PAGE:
15. In the above milieu, it would be apt to refer to the observations made by the Constitution Bench of the Supreme Court in the case of The State of Bombay v. Atma Ram Shridhar Vaidya AIR 1951 SC 157. The paragraph 5 of the judgement lays law on the point, which is profitable to be reproduced infra:
“5. It has to be borne in mind that the legislation in question is not an emergency legislation. The powers of preventive detention under this Act of 1950 are in addition to those contained in the Criminal Procedure Code, where preventive detention is followed by an inquiry or trial. By its very nature, preventive detention is aimed at preventing the commission of an offence or preventing the detained person from achieving a certain end. The authority making the order therefore cannot always be in possession of full detailed information when it passes the order and the information in its possession may fall far short of legal proof of any specific offence, although it may be indicative of a strong probability of the impending commission of a prejudicial act. Section a of the Preventive Detention Act therefore requires that the Central Government or the State Government must be satisfied with respect to any person that with a view to preventing him from acting in any manner prejudicial to (1) the defence of India, the relations of India with foreign powers, or the security of India, or (2) the security of the State or the maintenance of public order, or (8) the maintenance of supplies and services essential to the community ….. it is necessary So to do, make an order directing that such person be detained. According to the wording of section 3, therefore, before the Government can pass an order of preventive detention it must be satisfied with respect to the individual person that his activities are directed against one or other of the three objects mentioned in the section, and that the detaining authority was satisfied that it was necessary to prevent him from acting in such a manner. The wording of the section thus clearly shows that it is the satisfaction of the Central Government or the State Government on the point which alone is necessary to be established. It is significant that while the objects intended to be defeated are mentioned, the different methods, acts or omissions by which that can be done are not mentioned, as it is not humanly possible to give such an exhaustive list. The satisfaction of the Government however must be based on some grounds. There can be no satisfaction if there are no grounds for the same. There may be a divergence of opinion as to whether certain grounds are sufficient to bring about the satisfaction required by the section. One person may think one way, another the other way. If, therefore, the grounds on which it is stated that the Central Government or the State Government was satisfied are such as a rational human being can consider connected in some manner with the objects which were to be prevented from being attained, the question of satisfaction except on the ground of mala fides cannot be challenged in a court. Whether in a particular case the grounds are sufficient or not, according to the opinion of any person or body other than the Central Government or the State Government, is ruled out by the wording of the section. It is not for the court to sit in the place of the Central Government or the State Government and try to deter- mine if it would have come to the same conclusion as the Central or the State Government. As has been generally observed, this is a matter for the subjective decision of the Government and that cannot be substituted by an objective test in a court of law. Such detention orders are passed on information and materials which may not be strictly admissible as evidence under the Evidence Act in a court, but which the law, taking into consideration the needs and exigencies of administration, has allowed to be considered sufficient for the subjective decision of the Government.”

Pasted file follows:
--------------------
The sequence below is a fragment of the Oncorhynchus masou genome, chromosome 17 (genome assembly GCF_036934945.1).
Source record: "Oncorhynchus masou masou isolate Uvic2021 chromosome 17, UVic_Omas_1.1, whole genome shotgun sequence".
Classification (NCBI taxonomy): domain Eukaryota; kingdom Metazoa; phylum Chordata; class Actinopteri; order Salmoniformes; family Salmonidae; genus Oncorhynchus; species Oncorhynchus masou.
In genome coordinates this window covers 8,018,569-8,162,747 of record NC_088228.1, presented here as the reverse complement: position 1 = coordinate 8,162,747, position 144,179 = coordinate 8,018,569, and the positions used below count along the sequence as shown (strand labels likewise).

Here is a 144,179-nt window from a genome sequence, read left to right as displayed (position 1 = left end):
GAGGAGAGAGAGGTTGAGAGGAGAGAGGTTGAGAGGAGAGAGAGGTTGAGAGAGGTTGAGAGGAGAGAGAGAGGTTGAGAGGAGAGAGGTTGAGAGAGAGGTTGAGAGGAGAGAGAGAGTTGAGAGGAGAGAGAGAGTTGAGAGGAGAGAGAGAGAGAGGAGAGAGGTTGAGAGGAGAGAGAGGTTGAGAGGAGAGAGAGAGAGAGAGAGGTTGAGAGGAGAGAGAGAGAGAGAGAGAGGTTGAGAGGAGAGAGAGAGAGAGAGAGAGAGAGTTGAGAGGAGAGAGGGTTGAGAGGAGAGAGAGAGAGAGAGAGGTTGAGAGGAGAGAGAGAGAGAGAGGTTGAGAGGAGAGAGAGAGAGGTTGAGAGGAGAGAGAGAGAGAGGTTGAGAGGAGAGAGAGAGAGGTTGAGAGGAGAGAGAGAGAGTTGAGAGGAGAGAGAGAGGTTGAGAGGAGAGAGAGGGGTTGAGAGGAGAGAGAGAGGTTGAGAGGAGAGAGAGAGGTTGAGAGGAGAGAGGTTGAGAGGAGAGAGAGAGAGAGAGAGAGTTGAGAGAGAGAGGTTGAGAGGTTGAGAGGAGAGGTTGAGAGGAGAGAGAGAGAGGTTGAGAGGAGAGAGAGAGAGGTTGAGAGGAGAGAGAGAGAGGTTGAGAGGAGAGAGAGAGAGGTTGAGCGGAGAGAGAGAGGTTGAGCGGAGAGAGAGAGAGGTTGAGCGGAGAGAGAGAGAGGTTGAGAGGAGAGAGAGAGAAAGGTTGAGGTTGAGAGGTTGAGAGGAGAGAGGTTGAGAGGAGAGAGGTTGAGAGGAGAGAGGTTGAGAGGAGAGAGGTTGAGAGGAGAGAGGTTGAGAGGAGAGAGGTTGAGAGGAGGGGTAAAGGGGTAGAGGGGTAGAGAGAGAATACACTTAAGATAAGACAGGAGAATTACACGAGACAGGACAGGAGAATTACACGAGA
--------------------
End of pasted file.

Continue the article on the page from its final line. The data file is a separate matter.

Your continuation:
16. In the light of aforesaid position of law settled by the Six-Judge Constitution Bench, way back in the year 1951, the scope of looking into the manner in which subjective satisfaction is arrived at by detaining authority, is limited. This Court, while examining the material, which is made basis of subjective satisfaction of detaining authority, would not act as a ‘court of appeal’ and find fault with the satisfaction on the ground that on the basis of material before detaining authority, another view was possible. Resultantly, the judgements cited by learned senior counsel would not offer any assistance to the case set up by petitioner.

17. Personal liberty is one of the most cherished freedoms, perhaps more important than the other freedoms guaranteed under the Constitution. It was for this reason that the Founding Fathers enacted the safeguards in Article 22 in the Constitution so as to limit the power of the State to detain a person without trial, which may otherwise pass the test of Article 21, by humanising the harsh authority over individual liberty. In a democracy governed by the rule of law, the drastic power to detain a person without trial for security of the State and/or maintenance of public order, must be strictly construed. However, where individual liberty comes into conflict with an interest of the security of the State or maintenance of public order, then the liberty of the individual must give way to the larger interest of the nation. These observations have been made by the Supreme Court in The Secretary to Government, Public (Law and Order-F) and another v. Nabila and another (2015) 12 SCC 127.